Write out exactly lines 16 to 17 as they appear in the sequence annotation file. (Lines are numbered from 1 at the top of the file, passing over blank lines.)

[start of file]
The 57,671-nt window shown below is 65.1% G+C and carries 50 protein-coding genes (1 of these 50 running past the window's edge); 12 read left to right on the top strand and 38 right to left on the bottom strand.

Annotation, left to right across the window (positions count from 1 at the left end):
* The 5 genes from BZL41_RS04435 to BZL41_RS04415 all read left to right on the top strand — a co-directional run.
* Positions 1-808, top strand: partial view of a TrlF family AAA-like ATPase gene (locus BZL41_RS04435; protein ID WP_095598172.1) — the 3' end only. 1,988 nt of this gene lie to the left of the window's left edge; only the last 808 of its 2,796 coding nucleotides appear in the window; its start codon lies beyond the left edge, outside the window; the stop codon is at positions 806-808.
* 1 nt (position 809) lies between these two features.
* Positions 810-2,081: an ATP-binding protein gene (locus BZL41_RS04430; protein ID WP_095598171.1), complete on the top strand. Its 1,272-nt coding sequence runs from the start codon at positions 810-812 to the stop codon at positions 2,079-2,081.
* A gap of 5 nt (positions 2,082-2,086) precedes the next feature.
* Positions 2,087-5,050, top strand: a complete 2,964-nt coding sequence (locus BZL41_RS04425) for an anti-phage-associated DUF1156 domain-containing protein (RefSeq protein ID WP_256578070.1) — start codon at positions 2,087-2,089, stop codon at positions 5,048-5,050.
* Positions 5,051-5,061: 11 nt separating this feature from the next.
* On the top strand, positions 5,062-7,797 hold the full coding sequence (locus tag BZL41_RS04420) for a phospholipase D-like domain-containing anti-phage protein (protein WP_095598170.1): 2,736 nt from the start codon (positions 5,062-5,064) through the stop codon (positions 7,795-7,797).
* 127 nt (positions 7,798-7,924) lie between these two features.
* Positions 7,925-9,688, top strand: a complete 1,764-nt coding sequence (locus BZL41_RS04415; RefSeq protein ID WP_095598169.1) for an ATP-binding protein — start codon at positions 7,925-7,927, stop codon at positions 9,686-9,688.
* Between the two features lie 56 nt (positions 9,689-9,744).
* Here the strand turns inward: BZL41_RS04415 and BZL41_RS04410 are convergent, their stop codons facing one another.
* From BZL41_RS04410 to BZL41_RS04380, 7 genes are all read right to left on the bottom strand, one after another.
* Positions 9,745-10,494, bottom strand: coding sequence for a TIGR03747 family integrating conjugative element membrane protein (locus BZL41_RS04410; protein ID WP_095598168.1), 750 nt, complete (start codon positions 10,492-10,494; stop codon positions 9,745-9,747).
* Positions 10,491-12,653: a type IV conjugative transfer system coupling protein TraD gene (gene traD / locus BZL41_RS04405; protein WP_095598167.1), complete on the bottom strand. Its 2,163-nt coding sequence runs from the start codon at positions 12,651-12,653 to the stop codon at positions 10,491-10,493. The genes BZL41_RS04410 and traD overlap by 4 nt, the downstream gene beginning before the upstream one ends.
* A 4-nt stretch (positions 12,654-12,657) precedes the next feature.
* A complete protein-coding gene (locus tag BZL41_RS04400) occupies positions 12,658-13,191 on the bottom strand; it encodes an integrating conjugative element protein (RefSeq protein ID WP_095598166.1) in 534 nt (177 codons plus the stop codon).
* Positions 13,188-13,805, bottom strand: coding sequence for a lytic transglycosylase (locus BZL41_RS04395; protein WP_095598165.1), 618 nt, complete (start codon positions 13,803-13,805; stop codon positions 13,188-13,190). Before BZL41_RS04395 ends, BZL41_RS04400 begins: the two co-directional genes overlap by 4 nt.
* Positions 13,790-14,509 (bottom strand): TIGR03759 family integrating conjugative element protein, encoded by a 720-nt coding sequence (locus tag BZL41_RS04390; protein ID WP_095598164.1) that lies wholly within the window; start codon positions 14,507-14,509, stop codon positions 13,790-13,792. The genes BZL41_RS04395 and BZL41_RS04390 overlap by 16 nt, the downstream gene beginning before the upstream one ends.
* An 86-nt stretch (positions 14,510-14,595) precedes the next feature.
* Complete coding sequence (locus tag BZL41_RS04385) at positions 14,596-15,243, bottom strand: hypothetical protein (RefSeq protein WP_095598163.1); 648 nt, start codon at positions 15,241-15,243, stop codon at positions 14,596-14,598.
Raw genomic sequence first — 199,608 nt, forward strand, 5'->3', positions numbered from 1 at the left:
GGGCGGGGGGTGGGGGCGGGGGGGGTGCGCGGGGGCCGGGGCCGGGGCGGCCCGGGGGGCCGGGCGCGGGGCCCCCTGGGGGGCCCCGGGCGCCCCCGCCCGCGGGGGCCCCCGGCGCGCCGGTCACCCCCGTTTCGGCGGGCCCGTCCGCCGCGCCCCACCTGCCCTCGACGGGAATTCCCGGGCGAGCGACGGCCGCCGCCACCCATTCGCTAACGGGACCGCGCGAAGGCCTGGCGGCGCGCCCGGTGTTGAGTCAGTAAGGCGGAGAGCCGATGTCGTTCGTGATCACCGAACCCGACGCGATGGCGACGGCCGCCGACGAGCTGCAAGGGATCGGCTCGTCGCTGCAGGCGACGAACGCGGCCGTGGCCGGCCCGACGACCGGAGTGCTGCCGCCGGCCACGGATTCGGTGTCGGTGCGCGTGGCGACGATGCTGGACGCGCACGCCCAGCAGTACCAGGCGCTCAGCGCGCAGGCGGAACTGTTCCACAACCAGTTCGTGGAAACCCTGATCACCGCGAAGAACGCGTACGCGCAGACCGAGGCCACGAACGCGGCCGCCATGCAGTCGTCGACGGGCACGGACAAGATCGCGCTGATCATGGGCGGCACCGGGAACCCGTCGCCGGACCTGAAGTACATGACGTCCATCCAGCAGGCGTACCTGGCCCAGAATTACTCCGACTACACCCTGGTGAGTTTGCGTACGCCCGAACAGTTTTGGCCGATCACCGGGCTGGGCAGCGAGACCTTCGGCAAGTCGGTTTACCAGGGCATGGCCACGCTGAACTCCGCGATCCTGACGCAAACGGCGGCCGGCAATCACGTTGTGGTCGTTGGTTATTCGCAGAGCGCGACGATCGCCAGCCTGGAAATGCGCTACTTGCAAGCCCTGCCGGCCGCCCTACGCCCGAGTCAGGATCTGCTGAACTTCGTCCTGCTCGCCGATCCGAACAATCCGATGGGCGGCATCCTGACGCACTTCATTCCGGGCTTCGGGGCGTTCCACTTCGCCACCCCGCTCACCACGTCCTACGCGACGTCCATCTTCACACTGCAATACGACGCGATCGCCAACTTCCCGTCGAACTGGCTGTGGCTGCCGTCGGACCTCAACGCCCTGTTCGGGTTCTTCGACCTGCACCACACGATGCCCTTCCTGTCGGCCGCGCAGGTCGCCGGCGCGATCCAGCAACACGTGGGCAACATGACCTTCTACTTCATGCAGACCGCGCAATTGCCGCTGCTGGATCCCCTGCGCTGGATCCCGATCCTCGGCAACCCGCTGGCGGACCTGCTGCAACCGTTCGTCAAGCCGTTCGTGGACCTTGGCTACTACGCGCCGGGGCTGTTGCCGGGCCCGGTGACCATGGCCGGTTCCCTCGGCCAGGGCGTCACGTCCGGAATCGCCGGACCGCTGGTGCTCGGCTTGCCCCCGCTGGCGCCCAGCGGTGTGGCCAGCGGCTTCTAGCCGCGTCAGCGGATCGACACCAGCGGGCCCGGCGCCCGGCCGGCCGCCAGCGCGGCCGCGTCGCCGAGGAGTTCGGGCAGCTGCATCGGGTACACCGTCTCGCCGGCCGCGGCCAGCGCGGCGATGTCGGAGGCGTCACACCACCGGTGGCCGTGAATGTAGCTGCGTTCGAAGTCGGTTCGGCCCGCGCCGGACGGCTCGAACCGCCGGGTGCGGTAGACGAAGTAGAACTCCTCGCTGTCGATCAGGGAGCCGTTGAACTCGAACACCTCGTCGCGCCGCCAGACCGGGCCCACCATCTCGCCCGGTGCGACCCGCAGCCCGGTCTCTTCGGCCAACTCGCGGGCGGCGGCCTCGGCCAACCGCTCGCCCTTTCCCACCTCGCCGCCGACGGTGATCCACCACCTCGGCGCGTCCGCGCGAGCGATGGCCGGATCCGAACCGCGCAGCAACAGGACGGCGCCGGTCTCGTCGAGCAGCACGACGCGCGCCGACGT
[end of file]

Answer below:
* Positions 9,745-10,494, bottom strand: coding sequence for a TIGR03747 family integrating conjugative element membrane protein (locus BZL41_RS04410; protein ID WP_095598168.1), 750 nt, complete (start codon positions 10,492-10,494; stop codon positions 9,745-9,747).
* Positions 10,491-12,653: a type IV conjugative transfer system coupling protein TraD gene (gene traD / locus BZL41_RS04405; protein WP_095598167.1), complete on the bottom strand. Its 2,163-nt coding sequence runs from the start codon at positions 12,651-12,653 to the stop codon at positions 10,491-10,493. The genes BZL41_RS04410 and traD overlap by 4 nt, the downstream gene beginning before the upstream one ends.